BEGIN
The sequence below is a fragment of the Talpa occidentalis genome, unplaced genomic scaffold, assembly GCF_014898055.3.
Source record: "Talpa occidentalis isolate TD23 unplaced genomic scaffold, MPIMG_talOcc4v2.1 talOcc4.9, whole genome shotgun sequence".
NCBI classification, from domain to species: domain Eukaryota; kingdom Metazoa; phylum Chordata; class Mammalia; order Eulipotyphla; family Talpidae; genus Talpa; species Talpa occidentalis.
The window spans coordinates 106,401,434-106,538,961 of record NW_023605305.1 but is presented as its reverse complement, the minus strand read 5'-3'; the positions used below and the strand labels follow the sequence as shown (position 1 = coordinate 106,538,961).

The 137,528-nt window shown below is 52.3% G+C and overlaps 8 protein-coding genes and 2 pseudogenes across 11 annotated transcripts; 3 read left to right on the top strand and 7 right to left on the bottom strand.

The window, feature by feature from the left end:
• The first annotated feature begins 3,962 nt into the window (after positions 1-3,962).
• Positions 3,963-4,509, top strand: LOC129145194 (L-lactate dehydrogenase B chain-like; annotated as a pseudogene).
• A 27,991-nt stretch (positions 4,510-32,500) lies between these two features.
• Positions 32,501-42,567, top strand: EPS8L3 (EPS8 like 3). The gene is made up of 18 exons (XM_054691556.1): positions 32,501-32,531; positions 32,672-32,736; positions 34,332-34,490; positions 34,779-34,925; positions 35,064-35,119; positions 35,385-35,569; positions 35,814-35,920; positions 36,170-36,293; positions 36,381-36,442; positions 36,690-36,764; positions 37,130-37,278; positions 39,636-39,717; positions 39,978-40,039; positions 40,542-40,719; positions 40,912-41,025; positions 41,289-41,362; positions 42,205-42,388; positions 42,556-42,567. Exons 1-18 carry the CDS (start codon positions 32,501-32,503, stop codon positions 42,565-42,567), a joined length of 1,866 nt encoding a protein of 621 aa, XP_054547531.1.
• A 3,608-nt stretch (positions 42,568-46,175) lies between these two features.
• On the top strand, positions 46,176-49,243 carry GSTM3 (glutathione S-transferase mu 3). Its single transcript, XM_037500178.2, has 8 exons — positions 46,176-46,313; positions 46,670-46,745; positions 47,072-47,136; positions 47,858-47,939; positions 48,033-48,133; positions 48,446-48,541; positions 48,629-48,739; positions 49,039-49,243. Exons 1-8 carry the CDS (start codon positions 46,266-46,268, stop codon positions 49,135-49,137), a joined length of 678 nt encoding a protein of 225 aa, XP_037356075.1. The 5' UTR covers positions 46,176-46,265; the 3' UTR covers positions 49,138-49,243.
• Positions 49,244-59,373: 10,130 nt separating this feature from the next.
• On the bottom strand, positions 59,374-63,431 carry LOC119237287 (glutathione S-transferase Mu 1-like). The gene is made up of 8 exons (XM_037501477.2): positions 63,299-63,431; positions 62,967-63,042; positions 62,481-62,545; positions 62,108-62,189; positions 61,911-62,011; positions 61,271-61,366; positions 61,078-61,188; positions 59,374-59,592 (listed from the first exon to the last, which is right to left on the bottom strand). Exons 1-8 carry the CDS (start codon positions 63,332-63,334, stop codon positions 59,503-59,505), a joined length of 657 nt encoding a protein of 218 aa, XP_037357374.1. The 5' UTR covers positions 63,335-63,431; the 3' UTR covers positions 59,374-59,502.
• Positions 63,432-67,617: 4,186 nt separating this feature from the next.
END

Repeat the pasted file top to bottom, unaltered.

The sequence below is a fragment of the Talpa occidentalis genome, unplaced genomic scaffold, assembly GCF_014898055.3.
Source record: "Talpa occidentalis isolate TD23 unplaced genomic scaffold, MPIMG_talOcc4v2.1 talOcc4.9, whole genome shotgun sequence".
NCBI classification, from domain to species: domain Eukaryota; kingdom Metazoa; phylum Chordata; class Mammalia; order Eulipotyphla; family Talpidae; genus Talpa; species Talpa occidentalis.
The window spans coordinates 106,401,434-106,538,961 of record NW_023605305.1 but is presented as its reverse complement, the minus strand read 5'-3'; the positions used below and the strand labels follow the sequence as shown (position 1 = coordinate 106,538,961).

The 137,528-nt window shown below is 52.3% G+C and overlaps 8 protein-coding genes and 2 pseudogenes across 11 annotated transcripts; 3 read left to right on the top strand and 7 right to left on the bottom strand.

The window, feature by feature from the left end:
• The first annotated feature begins 3,962 nt into the window (after positions 1-3,962).
• Positions 3,963-4,509, top strand: LOC129145194 (L-lactate dehydrogenase B chain-like; annotated as a pseudogene).
• A 27,991-nt stretch (positions 4,510-32,500) lies between these two features.
• Positions 32,501-42,567, top strand: EPS8L3 (EPS8 like 3). The gene is made up of 18 exons (XM_054691556.1): positions 32,501-32,531; positions 32,672-32,736; positions 34,332-34,490; positions 34,779-34,925; positions 35,064-35,119; positions 35,385-35,569; positions 35,814-35,920; positions 36,170-36,293; positions 36,381-36,442; positions 36,690-36,764; positions 37,130-37,278; positions 39,636-39,717; positions 39,978-40,039; positions 40,542-40,719; positions 40,912-41,025; positions 41,289-41,362; positions 42,205-42,388; positions 42,556-42,567. Exons 1-18 carry the CDS (start codon positions 32,501-32,503, stop codon positions 42,565-42,567), a joined length of 1,866 nt encoding a protein of 621 aa, XP_054547531.1.
• A 3,608-nt stretch (positions 42,568-46,175) lies between these two features.
• On the top strand, positions 46,176-49,243 carry GSTM3 (glutathione S-transferase mu 3). Its single transcript, XM_037500178.2, has 8 exons — positions 46,176-46,313; positions 46,670-46,745; positions 47,072-47,136; positions 47,858-47,939; positions 48,033-48,133; positions 48,446-48,541; positions 48,629-48,739; positions 49,039-49,243. Exons 1-8 carry the CDS (start codon positions 46,266-46,268, stop codon positions 49,135-49,137), a joined length of 678 nt encoding a protein of 225 aa, XP_037356075.1. The 5' UTR covers positions 46,176-46,265; the 3' UTR covers positions 49,138-49,243.
• Positions 49,244-59,373: 10,130 nt separating this feature from the next.
• On the bottom strand, positions 59,374-63,431 carry LOC119237287 (glutathione S-transferase Mu 1-like). The gene is made up of 8 exons (XM_037501477.2): positions 63,299-63,431; positions 62,967-63,042; positions 62,481-62,545; positions 62,108-62,189; positions 61,911-62,011; positions 61,271-61,366; positions 61,078-61,188; positions 59,374-59,592 (listed from the first exon to the last, which is right to left on the bottom strand). Exons 1-8 carry the CDS (start codon positions 63,332-63,334, stop codon positions 59,503-59,505), a joined length of 657 nt encoding a protein of 218 aa, XP_037357374.1. The 5' UTR covers positions 63,335-63,431; the 3' UTR covers positions 59,374-59,502.
• Positions 63,432-67,617: 4,186 nt separating this feature from the next.